In a nod that recognizes the need for everyone across the globe to pull together and see those in need through the COVID-19 pandemic, the Office of Foreign Assets Control (OFAC) has issued new directives with regards to providing assistance to countries whose populations may be more vulnerable to the virus.
While some countries have sanctions and embargoes placed upon them for an array of reasons, the United States government is now easing a variety of restrictions in order to help ensure that international aid gets to where it may be needed the most.
Released on April 16, 2020, “Fact Sheet: Provision of Humanitarian Assistance and Trade to Combat COVID-19” provides too many details to list here, but there are overarching themes that run throughout the updated guidelines.
- Iran, Syria, Ukraine/Crimea, Cuba, North Korea, and Venezuela are the countries included in the updated guidance. These countries have been perhaps the hardest hit by U.S. and other international sanctions due to their alleged history of propping up dictatorships, facilitating the trafficking of ideas and goods in support of global terrorism, and a multitude of other nefarious activities.
- Included in the loosened restrictions are a variety of goods and services for humanitarian purposes. These include medicine and medical devices (including personal protective equipment (PPE), testing kits, and respirators, etc.), agricultural products, and other commodities deemed to provide the people in these countries the assistance they need during the COVID-19 pandemic.
- Generally speaking, in order to be able to send humanitarian aid to these countries, OFAC requires organizations to apply for licenses—though this is nothing new as export licenses and other documentation has long been the norm. Each country has their own license requirements, exemptions and exceptions, so those wishing to help the people of these countries need to follow the guidance issued by OFAC.
- Sanctions and embargoes are not designed to hurt the general population of said countries. They are meant to curtail past and current illegal actions by their respective governments, legitimate or otherwise. Another theme running throughout the new guidance is that aid will generally only be approved by OFAC so long as it is not destined for the governments or officials of the above-mentioned countries.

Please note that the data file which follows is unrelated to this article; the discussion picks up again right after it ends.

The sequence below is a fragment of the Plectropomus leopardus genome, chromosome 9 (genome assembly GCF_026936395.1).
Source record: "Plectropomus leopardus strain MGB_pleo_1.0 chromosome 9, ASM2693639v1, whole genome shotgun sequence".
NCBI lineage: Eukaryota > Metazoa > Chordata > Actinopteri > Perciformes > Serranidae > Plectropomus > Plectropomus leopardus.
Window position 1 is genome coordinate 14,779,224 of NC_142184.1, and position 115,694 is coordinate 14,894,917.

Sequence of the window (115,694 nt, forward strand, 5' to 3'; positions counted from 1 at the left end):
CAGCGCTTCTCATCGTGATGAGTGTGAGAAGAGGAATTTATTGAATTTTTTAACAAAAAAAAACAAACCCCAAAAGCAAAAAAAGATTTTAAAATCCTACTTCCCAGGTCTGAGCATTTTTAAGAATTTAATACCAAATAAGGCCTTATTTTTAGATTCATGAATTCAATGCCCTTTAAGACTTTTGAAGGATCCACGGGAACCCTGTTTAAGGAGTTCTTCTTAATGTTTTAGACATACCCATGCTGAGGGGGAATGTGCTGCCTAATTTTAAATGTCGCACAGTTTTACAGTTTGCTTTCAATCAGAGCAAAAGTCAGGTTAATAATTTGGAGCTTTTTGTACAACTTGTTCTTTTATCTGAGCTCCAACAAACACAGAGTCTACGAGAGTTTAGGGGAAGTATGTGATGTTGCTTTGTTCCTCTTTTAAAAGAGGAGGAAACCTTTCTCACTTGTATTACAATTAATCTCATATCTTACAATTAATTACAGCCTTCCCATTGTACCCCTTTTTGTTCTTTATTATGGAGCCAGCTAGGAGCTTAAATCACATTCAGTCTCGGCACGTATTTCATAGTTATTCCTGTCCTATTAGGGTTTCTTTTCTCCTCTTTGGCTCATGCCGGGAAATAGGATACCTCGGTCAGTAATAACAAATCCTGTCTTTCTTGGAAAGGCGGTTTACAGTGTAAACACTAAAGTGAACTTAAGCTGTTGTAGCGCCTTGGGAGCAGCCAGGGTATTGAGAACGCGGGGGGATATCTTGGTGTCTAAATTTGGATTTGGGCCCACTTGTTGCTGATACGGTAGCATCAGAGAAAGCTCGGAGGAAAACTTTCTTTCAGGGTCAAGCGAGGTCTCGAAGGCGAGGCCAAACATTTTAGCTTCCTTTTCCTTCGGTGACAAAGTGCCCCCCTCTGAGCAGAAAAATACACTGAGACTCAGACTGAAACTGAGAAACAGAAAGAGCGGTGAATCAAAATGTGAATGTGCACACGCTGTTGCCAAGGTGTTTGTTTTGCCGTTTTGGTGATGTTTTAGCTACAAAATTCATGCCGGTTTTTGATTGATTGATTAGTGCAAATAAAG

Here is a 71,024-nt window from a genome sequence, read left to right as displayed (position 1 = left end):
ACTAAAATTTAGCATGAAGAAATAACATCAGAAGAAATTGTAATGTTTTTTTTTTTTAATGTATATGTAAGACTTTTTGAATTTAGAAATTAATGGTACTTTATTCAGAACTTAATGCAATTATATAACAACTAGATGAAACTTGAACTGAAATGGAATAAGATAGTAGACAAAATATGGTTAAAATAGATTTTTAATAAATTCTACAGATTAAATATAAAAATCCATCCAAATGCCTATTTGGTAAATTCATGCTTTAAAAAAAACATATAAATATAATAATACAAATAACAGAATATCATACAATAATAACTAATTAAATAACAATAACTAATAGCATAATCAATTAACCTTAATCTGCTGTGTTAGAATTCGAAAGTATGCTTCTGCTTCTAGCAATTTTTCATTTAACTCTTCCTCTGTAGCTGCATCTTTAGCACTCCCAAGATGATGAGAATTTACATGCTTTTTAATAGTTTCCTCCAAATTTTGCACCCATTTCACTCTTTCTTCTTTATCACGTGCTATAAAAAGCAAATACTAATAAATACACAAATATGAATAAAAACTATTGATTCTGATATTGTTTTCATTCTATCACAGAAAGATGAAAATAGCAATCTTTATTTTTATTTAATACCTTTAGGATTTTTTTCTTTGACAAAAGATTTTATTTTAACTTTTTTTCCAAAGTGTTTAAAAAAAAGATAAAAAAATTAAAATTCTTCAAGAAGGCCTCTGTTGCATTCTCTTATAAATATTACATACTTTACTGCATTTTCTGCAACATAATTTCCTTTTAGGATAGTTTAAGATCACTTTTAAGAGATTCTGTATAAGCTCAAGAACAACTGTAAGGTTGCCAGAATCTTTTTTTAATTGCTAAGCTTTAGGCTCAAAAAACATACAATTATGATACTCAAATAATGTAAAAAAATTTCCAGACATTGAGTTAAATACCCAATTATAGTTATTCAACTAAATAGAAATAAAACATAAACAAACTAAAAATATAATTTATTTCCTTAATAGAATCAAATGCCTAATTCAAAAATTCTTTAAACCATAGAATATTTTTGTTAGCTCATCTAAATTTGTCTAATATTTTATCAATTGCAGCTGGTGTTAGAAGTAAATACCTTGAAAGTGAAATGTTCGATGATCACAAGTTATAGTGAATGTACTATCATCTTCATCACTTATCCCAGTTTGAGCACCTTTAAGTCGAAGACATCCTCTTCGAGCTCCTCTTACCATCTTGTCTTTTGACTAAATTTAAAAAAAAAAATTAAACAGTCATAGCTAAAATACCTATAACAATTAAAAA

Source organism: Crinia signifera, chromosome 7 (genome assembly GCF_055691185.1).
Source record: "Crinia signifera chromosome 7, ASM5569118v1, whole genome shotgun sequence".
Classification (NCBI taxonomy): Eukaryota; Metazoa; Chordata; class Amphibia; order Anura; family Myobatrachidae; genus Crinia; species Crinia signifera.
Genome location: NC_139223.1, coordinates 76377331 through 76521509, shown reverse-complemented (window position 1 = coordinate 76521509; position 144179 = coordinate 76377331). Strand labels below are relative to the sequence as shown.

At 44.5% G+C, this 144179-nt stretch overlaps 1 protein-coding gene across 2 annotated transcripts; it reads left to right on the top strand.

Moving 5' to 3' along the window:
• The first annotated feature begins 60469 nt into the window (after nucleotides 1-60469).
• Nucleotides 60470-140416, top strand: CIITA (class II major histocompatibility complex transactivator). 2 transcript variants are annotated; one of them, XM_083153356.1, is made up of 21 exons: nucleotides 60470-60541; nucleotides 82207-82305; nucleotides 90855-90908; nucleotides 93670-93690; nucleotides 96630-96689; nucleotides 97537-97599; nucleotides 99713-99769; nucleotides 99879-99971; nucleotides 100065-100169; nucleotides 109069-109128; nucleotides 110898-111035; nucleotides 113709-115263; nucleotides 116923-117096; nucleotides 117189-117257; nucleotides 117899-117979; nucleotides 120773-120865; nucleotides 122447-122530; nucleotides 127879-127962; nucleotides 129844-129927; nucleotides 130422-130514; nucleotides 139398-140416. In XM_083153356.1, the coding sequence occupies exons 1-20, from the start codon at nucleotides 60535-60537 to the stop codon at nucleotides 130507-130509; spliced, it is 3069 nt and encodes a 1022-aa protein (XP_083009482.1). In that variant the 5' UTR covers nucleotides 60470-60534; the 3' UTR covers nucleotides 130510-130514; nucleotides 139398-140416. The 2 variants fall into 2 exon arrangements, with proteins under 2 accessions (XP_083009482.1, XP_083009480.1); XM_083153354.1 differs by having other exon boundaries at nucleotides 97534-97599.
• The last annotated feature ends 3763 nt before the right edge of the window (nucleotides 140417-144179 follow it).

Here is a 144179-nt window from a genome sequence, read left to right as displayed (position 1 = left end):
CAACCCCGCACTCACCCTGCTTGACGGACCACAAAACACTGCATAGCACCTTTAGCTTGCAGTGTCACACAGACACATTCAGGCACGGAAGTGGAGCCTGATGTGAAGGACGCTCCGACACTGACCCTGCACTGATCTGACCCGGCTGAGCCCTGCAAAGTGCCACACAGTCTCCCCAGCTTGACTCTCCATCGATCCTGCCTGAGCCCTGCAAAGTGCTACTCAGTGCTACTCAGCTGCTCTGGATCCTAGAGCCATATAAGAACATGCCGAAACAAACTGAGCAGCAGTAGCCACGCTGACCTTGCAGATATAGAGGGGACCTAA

Other humanitarian export considerations
Due to ongoing shortages of some critical PPE supplies in the U.S., on April 22, 2020, the Federal Emergency Management Agency (FEMA) issued guidance on, and implemented an export review process for, certain medical supplies, including N95 masks, respirators, surgical masks, and PPE gloves. Also referred to as the Temporary Final Rule, FEMA will work in conjunction with the U.S. Customs and Border Protection (CBP), with freight destined for export reviewed by CBP via the Automated Export System (AES).
Should goods in the shipment fall within the purview of the Temporary Final Rule—in support of the Defense Production Act—FEMA will be notified, and each shipment reviewed on a case-by-case basis. FEMA then has the legal option to either purchase the goods, either in part or in whole, so they can be made available to the U.S. medical supply chain, or approve the export(s) as is.
Export compliance is rarely straightforward
Despite the relaxation of many sanctions and embargoes as they relate to humanitarian assistance, there are still strict measures in place to help ensure aid isn’t going into the hands of those whose actions put their countries in an export-restrictive status in the first place. Organizations also need to understand that COVID-19 has brought more U.S. government agencies into the export compliance fold. This means that additional research and due diligence is critical during this time, even for those who wish to do their part to stop the Coronavirus dead in its tracks.